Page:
Perhaps the first example of pair programming began in the 1940s, with the very first programmers Jean Bartek and Betty Snyder. Jean said in an interview “Betty Snyder and I, from the beginning were a pair and I believe that the best programmes and designs are done by pairs, because you can criticise each other and find each other’s errors. And use the best ideas.’ The father of Visual Basic from the 1970s, Alan Cooper says that when he first started programming, it was a solo skill performed by individuals with little or no sharing, and virtually no collaboration. And so it was quite a different world 30-40 years after Jean Bartek and Betty Snyder.
Birgitta Boeckeler is Principal Developer at ThoughtWorks. She explained that most of the applications to jobs at their company have limited experience with pair programming which shows something about its adoption: “So if we had that as a hard requirement to only hire developers who have strong experience with pair programming, we probably couldn’t hire very many developers.” She gave a talk at Codemotion Berlin in 2019.
Why the pushback on pair programming?
Birgitta attributes this to two things:
- It’s a long game: “You can see short term benefits, like less errors, and you have to do less rework, because you have two people working on the thing together. But ultimately, it’s a lot about medium to long term, consistent quality and maintainability. And you might not see that immediately. And as developers, we also like the gratification of making something work today, and right now, and that’s also something that we share with project managers sometimes maybe, because for them also, pair programming feels counterintuitive, doesn’t it half the productivity of the developers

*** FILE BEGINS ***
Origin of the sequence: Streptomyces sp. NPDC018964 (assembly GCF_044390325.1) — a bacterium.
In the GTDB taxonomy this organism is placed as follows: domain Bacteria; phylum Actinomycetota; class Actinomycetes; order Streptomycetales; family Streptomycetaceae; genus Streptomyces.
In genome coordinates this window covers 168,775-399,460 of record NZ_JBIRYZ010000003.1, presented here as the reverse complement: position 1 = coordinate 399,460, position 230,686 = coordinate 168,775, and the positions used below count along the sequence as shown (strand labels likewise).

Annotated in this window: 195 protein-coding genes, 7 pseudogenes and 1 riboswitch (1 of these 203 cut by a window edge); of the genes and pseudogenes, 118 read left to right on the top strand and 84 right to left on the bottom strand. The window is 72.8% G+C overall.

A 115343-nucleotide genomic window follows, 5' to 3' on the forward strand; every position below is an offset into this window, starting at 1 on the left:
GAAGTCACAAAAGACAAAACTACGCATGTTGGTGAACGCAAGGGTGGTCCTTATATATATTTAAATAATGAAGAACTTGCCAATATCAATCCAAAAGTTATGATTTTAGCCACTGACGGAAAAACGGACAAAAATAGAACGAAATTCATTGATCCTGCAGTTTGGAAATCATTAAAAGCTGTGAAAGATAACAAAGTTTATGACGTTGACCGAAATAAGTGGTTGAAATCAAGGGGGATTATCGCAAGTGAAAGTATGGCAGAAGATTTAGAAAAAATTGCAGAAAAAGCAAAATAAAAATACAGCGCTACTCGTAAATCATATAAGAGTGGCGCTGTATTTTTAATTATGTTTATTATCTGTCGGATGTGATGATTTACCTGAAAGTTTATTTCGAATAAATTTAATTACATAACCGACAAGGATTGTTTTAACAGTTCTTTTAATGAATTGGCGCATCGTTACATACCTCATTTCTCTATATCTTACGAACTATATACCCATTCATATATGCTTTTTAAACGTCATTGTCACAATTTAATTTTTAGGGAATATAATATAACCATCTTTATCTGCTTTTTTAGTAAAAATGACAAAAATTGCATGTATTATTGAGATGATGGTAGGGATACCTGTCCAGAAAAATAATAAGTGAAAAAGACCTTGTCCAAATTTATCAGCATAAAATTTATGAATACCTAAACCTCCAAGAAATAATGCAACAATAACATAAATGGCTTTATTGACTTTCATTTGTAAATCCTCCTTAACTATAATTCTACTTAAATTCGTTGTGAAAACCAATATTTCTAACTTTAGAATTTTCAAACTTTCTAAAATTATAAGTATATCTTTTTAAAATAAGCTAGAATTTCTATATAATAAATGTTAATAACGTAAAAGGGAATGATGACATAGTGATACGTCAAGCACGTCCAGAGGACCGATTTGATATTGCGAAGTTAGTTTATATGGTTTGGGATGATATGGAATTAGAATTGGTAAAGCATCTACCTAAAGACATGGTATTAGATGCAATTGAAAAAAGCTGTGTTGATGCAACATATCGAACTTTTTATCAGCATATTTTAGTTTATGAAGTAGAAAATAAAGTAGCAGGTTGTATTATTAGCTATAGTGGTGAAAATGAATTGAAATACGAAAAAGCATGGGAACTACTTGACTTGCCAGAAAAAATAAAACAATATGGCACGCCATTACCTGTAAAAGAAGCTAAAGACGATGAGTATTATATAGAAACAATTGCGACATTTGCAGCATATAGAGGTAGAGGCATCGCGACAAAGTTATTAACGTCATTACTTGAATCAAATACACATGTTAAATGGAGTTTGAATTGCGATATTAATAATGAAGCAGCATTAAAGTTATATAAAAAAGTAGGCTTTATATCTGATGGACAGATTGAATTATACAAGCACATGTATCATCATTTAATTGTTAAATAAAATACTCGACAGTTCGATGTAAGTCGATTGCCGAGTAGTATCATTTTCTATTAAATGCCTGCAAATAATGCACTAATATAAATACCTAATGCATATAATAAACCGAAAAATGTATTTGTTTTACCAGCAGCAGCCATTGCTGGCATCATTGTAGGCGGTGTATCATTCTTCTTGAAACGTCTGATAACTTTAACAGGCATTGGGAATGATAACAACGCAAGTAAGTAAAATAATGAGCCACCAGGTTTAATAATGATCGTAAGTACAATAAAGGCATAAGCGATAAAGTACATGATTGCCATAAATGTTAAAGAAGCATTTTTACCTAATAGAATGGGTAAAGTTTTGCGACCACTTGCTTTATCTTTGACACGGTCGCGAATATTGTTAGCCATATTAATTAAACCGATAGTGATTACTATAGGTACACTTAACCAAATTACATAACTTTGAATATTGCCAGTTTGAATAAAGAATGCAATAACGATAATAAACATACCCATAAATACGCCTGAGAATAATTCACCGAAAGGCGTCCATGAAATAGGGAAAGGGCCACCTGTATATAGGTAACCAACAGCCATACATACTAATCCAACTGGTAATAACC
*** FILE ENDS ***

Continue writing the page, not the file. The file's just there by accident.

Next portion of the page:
- It’s kind of hard: So you don’t just go and sit at a desk and there are two programmers and you do the same thing that you did before. There are just challenges that come with it.
The seven wastes of software development
- Partially done work
- Extra features
- Relearning: “Somebody on the team has already figured something out. But then you have to figure it out again because they’re not there, or they didn’t document it.”
- Handoffs: The quiet knowledge that’s not explicit. “So if you lose 50% in every handoff after one you only have 50% of the knowledge left. After two it’s only 25% of the original knowledge and so on and so on. And pairing can help you reduce Use those handoffs and also build up tacit knowledge and two people at the same time, so you have some backup.
- Task switching
- Defects: “One of the core ideas of pairing is that you have two people who do just in time quarterly review and who put their knowledge together. So you want to actually increase the quality. That’s one of the ultimate goals. You want to avoid bugs and errors.
Pairing enables true continuous integration
Typically, every developer tries to integrate into the master at least once a day. When you pair program is akin to ‘code review on the go’: “You don’t have this asynchronous back and forth and have to wait for your review to then maybe merge into master.”